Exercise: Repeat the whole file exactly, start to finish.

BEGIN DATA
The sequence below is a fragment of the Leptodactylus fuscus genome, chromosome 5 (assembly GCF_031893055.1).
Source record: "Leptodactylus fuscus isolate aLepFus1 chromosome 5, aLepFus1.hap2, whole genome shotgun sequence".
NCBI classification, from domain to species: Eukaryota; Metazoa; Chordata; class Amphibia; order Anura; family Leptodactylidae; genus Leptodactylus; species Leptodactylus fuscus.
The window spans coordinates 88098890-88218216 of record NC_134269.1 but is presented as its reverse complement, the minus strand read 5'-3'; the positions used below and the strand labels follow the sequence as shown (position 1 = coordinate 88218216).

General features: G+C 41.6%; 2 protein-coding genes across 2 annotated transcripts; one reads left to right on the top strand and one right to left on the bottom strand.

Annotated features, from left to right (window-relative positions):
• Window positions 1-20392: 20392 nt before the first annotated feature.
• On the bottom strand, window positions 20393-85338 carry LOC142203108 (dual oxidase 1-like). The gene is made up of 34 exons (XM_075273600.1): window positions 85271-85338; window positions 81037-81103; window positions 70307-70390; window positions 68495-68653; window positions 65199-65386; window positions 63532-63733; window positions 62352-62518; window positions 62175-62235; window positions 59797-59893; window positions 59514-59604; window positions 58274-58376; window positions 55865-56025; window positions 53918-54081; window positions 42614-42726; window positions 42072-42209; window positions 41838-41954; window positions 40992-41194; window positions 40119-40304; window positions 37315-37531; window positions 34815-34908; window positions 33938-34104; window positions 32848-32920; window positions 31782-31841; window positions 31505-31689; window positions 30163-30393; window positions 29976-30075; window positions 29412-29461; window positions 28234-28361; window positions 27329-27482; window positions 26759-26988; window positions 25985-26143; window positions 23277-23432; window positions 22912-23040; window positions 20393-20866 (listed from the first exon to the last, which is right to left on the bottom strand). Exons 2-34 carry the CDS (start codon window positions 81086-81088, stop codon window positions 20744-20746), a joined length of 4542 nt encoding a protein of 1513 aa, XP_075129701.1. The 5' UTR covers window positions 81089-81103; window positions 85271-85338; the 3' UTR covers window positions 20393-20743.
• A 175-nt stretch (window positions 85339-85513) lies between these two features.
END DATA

The sequence below is a fragment of the Leptodactylus fuscus genome, chromosome 5 (assembly GCF_031893055.1).
Source record: "Leptodactylus fuscus isolate aLepFus1 chromosome 5, aLepFus1.hap2, whole genome shotgun sequence".
NCBI classification, from domain to species: Eukaryota; Metazoa; Chordata; class Amphibia; order Anura; family Leptodactylidae; genus Leptodactylus; species Leptodactylus fuscus.
The window spans coordinates 88098890-88218216 of record NC_134269.1 but is presented as its reverse complement, the minus strand read 5'-3'; the positions used below and the strand labels follow the sequence as shown (position 1 = coordinate 88218216).

General features: G+C 41.6%; 2 protein-coding genes across 2 annotated transcripts; one reads left to right on the top strand and one right to left on the bottom strand.

Annotated features, from left to right (window-relative positions):
• Window positions 1-20392: 20392 nt before the first annotated feature.
• On the bottom strand, window positions 20393-85338 carry LOC142203108 (dual oxidase 1-like). The gene is made up of 34 exons (XM_075273600.1): window positions 85271-85338; window positions 81037-81103; window positions 70307-70390; window positions 68495-68653; window positions 65199-65386; window positions 63532-63733; window positions 62352-62518; window positions 62175-62235; window positions 59797-59893; window positions 59514-59604; window positions 58274-58376; window positions 55865-56025; window positions 53918-54081; window positions 42614-42726; window positions 42072-42209; window positions 41838-41954; window positions 40992-41194; window positions 40119-40304; window positions 37315-37531; window positions 34815-34908; window positions 33938-34104; window positions 32848-32920; window positions 31782-31841; window positions 31505-31689; window positions 30163-30393; window positions 29976-30075; window positions 29412-29461; window positions 28234-28361; window positions 27329-27482; window positions 26759-26988; window positions 25985-26143; window positions 23277-23432; window positions 22912-23040; window positions 20393-20866 (listed from the first exon to the last, which is right to left on the bottom strand). Exons 2-34 carry the CDS (start codon window positions 81086-81088, stop codon window positions 20744-20746), a joined length of 4542 nt encoding a protein of 1513 aa, XP_075129701.1. The 5' UTR covers window positions 81089-81103; window positions 85271-85338; the 3' UTR covers window positions 20393-20743.
• A 175-nt stretch (window positions 85339-85513) lies between these two features.